First-year Students Show Style, Creativity in Their One-Person Rooms
By Lauren Brown
Freshman Jeanette Askew’s now-single room in Hagerstown Hall is just one example of how Terps are getting creative with the extra furniture and décor in the residence halls.
There may be a bright side to students spending more time alone in their residence hall rooms this fall: the strings of twinkly fairy lights draped above their makeshift sofas.
Nearly all of the 3,500 students living in residence halls at the University of Maryland this fall have singles as part of the university’s efforts to “de-densify” the campus during the coronavirus pandemic.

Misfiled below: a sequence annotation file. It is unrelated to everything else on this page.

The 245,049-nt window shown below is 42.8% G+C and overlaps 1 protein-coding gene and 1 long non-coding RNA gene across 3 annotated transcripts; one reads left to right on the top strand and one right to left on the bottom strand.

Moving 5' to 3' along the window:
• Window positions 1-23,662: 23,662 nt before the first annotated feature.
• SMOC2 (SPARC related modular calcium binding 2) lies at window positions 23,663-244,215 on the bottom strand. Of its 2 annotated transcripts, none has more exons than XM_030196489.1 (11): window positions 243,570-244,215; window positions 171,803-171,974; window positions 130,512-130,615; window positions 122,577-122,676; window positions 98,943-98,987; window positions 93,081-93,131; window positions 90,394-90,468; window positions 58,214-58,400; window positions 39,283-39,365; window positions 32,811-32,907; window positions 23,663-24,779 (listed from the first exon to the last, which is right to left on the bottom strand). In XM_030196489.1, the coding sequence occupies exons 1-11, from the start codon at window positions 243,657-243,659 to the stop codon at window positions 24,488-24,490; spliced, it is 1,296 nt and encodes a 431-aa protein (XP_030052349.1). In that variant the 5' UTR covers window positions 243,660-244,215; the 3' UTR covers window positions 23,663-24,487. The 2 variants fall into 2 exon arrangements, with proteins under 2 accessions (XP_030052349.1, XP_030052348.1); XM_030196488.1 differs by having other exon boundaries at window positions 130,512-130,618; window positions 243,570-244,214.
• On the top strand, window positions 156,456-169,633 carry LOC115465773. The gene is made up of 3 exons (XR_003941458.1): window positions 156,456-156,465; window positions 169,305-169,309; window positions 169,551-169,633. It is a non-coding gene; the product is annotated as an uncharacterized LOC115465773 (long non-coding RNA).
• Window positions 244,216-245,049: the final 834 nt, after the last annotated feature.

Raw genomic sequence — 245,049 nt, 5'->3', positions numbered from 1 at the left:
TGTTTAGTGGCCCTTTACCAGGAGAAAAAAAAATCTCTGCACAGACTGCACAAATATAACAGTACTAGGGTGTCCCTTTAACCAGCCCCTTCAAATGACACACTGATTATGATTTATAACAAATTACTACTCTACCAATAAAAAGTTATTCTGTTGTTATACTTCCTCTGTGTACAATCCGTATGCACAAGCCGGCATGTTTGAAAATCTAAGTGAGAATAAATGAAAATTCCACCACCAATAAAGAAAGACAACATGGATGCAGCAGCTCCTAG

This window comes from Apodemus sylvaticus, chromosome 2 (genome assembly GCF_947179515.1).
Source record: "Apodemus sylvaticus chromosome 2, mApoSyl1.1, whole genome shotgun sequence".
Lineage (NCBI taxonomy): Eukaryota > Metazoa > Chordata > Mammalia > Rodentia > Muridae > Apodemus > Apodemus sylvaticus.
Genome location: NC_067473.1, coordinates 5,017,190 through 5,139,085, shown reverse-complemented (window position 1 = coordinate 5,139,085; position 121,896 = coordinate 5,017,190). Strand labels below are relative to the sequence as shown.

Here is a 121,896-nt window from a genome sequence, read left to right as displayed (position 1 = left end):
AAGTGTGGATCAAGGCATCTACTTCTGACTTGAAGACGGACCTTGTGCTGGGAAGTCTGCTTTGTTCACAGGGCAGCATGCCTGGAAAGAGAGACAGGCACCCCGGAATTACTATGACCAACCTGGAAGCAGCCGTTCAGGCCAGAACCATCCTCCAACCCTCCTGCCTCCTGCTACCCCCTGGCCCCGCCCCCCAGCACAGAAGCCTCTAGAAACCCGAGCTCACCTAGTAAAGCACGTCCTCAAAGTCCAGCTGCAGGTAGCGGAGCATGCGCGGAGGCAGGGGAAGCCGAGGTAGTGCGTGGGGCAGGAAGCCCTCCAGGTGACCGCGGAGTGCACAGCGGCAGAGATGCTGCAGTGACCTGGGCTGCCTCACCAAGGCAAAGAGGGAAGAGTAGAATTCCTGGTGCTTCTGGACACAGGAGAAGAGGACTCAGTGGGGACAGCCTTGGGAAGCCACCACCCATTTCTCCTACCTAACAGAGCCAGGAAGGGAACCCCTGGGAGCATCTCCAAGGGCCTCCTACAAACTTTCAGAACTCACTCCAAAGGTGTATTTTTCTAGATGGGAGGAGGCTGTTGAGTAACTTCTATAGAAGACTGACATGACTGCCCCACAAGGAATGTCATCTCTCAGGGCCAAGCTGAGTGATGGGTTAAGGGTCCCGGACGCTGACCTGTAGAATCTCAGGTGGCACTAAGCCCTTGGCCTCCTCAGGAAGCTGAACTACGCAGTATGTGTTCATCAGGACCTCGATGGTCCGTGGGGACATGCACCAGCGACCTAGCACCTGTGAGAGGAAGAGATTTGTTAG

It’s an unprecedented opportunity for first-year Terps to personalize their space, as they consider how to make the best use of two—or in the case of triples and quads, three or four—of everything: beds, dressers, desks and chairs.
They’re turning the extra bed into a pillow-covered couch, putting the bonus bureau in one of the closets and flipping the desk hutch on its side to use as a table, or reinventing it as a coffee station.
Then consider the double décor. Dorm decorating was already a booming business—the National Retail Federation predicted families would spend an average of $1,059 on back-to-college shopping this year, up from $976 in 2019. Now each Maryland student can haul in twice as much bedding, wall banners and tapestries, seating and storage.
“We had a lot of communication with parents who wanted their students to have a positive experience and have rooms they would be comfortable in,” said Valronica Scales, director of resident life. “We knew this would be an unprecedented year.”
Take a look at how students upped the creative factor for Fall 2020:
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